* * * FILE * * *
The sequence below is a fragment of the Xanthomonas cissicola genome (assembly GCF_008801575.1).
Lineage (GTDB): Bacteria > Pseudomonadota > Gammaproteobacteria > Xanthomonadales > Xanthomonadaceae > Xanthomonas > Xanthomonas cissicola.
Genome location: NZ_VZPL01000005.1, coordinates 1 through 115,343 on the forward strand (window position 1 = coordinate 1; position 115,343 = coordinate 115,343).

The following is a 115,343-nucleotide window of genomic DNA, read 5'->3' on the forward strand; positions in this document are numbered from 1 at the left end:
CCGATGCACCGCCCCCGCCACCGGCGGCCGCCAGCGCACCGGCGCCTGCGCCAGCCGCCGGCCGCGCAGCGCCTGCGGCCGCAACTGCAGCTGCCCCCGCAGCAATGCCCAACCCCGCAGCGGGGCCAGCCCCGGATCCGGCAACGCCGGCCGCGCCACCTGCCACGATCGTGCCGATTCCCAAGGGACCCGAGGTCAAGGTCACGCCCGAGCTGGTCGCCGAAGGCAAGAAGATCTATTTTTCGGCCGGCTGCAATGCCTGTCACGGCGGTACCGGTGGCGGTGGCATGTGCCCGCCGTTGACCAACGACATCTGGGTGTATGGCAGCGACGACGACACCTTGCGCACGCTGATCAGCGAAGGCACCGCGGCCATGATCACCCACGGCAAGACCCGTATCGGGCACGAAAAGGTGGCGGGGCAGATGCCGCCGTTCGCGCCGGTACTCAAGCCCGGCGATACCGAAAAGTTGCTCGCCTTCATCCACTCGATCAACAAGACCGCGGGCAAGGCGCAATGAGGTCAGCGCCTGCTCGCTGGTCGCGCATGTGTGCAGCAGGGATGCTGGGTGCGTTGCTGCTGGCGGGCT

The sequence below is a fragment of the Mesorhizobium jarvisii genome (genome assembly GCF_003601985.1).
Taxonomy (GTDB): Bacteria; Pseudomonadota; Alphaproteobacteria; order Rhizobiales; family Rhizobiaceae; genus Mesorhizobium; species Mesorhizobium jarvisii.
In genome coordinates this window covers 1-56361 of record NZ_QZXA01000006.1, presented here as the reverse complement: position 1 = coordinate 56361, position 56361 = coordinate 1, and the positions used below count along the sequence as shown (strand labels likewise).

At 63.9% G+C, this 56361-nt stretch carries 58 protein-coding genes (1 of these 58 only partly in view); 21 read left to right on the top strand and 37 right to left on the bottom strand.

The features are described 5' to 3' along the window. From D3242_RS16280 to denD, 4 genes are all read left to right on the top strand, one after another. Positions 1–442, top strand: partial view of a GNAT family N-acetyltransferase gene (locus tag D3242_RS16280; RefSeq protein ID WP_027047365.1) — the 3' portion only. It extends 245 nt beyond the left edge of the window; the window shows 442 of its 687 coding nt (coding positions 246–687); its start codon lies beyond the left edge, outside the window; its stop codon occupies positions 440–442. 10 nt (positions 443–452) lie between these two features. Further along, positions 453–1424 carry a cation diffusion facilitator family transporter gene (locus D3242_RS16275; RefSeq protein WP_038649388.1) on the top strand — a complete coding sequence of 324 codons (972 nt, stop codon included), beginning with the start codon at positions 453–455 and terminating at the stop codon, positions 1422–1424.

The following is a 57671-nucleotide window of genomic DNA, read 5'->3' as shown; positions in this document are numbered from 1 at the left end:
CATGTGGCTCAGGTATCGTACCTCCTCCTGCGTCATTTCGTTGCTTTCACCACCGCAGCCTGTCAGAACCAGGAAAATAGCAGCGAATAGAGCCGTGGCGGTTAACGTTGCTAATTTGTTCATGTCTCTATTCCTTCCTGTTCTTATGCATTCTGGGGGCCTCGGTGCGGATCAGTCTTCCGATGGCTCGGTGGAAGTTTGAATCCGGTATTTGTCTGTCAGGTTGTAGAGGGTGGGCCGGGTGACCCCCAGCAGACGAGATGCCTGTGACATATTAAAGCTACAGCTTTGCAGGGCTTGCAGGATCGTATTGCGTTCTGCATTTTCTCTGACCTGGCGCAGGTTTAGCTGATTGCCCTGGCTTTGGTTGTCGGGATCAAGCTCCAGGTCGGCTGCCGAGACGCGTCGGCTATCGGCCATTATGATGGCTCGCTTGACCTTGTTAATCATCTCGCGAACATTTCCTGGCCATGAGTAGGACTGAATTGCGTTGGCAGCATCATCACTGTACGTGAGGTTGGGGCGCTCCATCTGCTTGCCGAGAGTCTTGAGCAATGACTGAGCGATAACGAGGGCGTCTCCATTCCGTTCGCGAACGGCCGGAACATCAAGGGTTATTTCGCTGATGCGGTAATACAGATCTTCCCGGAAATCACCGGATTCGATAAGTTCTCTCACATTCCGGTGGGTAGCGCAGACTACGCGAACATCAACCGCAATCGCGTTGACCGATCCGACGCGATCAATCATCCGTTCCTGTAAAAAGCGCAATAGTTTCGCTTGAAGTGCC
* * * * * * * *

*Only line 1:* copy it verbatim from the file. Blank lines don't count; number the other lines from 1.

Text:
The sequence below is a fragment of the Xanthomonas cissicola genome (assembly GCF_008801575.1).